By 12th grader Yvonne, who is documenting her experience as a student director.
With the play only weeks away, the production has started to pick up speed. Costume, set, and music meetings fill up my lunches and mornings, and rehearsals are now extended to 6:00pm each night. Then when I get home, I have to prep for other theatre-related things, like making lists of props to order and figuring out scene transitions. As a senior, I’ve also had to keep up with academic work, finalize applications for college, and handle college responses. It’s a lot!
But I’m not alone. Like me, I know the actors work a lot at home, too. Witness for the Prosecution is a wordy play. Characters analyze evidence. Characters bicker. Characters talk a lot, so there’s a lot of text to memorize. We’ve had more struggles with memorization than I’d hoped for, but it’s heartening to see us make real progress. Scenes really come alive when the actors aren’t searching for their words.
Even though these responsibilities hold a lot of weight, the two hours that I look forward to most every day day are always those spent in rehearsal. Seeing the actors happy and ready to give it their all makes me happy, too, and it encourages me to try my best for them. Along with this, the play itself is starting to take shape. After asking the cast to “add more energy” and “jump on your cues” at nearly every rehearsal, many actors are getting the hang of bringing suspense and drama into the scenes, and we’ve been making noteworthy progress. In fact, any challenges around blocking, line delivery, set design, or music all seem very fixable. My biggest concern right now is figuring out how to make speedy and smart set changes, but even that isn’t a huge worry.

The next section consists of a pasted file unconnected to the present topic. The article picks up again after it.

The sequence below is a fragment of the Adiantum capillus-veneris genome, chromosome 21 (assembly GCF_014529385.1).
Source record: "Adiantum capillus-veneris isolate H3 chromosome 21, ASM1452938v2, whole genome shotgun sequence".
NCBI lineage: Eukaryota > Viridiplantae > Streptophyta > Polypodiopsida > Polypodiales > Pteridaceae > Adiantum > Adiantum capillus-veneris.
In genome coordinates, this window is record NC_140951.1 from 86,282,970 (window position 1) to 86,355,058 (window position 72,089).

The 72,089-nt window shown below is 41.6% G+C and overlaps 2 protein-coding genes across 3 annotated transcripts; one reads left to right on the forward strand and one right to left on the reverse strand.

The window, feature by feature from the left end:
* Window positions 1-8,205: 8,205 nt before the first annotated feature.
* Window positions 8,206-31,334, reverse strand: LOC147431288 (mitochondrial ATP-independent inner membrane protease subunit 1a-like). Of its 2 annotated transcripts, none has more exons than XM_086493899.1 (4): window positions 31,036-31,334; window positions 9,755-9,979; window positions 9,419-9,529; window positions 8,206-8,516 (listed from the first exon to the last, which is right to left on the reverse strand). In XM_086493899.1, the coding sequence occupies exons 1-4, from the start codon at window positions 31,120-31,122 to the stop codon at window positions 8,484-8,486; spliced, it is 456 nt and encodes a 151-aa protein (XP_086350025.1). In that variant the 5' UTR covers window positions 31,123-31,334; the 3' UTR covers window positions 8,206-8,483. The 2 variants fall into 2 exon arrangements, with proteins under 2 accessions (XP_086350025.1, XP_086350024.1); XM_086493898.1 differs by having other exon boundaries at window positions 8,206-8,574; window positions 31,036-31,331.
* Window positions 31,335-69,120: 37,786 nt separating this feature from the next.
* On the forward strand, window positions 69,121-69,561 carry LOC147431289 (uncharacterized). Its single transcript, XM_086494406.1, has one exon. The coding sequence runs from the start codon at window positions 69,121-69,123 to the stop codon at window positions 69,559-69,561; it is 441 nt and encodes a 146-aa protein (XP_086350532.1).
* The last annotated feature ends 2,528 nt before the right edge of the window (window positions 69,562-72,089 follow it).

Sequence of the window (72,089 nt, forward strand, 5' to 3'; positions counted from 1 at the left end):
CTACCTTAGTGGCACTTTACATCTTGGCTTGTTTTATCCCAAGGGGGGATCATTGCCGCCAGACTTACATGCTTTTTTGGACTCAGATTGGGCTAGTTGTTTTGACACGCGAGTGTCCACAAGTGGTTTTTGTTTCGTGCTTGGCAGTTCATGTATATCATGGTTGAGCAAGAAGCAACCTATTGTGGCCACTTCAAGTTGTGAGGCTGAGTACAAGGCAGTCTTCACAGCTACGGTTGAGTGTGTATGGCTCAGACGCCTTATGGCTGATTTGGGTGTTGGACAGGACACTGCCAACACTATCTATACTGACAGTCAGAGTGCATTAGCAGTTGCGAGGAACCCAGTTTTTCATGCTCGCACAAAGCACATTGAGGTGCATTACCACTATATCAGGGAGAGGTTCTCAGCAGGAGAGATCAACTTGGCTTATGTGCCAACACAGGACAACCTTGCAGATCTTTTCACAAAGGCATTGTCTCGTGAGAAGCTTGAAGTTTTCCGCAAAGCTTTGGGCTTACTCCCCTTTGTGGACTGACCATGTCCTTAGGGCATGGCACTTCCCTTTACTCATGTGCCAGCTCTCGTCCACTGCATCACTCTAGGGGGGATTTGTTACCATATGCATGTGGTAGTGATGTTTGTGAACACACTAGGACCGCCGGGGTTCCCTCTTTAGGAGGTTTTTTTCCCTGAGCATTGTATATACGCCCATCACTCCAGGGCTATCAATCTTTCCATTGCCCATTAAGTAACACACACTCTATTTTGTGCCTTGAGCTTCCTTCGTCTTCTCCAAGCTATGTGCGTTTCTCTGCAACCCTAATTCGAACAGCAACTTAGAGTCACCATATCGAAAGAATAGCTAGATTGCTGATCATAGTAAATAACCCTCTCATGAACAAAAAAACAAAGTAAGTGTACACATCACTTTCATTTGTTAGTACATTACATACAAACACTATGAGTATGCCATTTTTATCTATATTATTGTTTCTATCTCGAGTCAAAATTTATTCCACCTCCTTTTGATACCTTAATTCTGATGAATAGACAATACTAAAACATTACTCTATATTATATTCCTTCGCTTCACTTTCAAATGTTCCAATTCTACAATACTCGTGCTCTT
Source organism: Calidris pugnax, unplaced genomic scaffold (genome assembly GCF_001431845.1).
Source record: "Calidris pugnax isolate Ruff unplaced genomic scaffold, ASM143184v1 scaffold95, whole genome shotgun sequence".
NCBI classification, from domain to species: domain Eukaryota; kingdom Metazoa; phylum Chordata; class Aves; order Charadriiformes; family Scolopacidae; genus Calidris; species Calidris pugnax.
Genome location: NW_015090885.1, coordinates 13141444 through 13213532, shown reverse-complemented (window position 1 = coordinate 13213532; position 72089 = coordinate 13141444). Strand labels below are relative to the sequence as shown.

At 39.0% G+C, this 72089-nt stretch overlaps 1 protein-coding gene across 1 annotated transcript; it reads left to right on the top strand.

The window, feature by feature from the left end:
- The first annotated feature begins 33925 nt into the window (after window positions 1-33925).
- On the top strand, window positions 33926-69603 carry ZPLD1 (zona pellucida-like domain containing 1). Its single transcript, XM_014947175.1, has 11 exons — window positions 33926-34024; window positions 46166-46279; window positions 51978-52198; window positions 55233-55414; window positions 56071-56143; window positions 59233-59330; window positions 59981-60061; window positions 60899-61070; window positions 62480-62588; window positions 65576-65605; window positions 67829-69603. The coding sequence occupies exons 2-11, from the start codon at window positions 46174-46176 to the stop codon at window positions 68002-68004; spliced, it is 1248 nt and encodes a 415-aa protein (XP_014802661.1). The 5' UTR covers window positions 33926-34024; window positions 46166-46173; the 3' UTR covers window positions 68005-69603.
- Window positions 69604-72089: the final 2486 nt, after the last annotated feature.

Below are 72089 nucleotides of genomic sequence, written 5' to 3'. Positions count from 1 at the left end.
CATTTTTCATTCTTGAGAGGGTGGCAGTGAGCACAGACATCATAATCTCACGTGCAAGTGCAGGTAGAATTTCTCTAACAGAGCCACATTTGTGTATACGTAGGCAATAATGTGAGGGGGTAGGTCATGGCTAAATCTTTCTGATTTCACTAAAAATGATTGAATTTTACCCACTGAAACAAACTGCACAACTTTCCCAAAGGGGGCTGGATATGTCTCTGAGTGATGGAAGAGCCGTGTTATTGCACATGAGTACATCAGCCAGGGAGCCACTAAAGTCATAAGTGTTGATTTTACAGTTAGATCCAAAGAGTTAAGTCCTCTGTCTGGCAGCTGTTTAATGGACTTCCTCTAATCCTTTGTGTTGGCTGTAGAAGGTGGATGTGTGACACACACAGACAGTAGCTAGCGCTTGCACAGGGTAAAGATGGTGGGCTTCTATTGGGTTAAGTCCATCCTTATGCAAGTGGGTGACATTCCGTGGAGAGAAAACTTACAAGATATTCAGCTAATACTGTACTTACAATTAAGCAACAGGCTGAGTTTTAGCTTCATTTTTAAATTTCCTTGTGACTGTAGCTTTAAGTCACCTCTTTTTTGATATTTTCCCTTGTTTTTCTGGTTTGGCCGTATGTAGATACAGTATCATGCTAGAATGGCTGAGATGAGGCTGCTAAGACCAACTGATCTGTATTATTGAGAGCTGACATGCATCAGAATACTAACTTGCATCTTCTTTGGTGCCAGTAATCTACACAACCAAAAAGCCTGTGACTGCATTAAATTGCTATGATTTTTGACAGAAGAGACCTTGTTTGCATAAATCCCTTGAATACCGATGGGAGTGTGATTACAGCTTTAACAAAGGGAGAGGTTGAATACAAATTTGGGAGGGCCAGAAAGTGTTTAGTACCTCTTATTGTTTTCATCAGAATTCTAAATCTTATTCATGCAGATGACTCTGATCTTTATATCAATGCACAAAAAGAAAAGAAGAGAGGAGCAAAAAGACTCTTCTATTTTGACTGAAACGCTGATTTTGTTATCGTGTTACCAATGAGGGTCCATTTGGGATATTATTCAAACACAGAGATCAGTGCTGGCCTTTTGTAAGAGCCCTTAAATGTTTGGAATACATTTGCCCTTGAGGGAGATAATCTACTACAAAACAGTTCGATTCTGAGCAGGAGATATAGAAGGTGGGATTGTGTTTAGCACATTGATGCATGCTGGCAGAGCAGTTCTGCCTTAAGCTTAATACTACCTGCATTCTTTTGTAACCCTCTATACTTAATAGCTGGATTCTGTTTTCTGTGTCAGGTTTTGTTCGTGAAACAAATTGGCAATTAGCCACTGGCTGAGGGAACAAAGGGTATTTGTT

I think I feel calm, in part, because I’ve had so much support. I’ve had help with directing from Catherine, Emmanuel, and Sabina, and I’ve got two wonderful costume designers in Jo, a 9th grader, and Carrie, a Meridian parent. I’ve also started to work with Laura and Max on music, and with Nathan, Maia, and Dani on set.
Lastly, I’m so grateful to the actors. For some, this is their fourth play at Meridian, and for others, it’s their first. I’m especially glad that they give me feedback on my directing from time to time; I like to think it means that they trust me. They’ve expressed that rehearsals are fun for them, I find so much joy in knowing that. Just last week, we moved rehearsal from Catherine’s classroom to the Parish Hall, where we’ll be performing! “It feels official now,” Piper told me. The play is beginning to really take its shape, and I’m so excited to see the results of everyone’s hard work.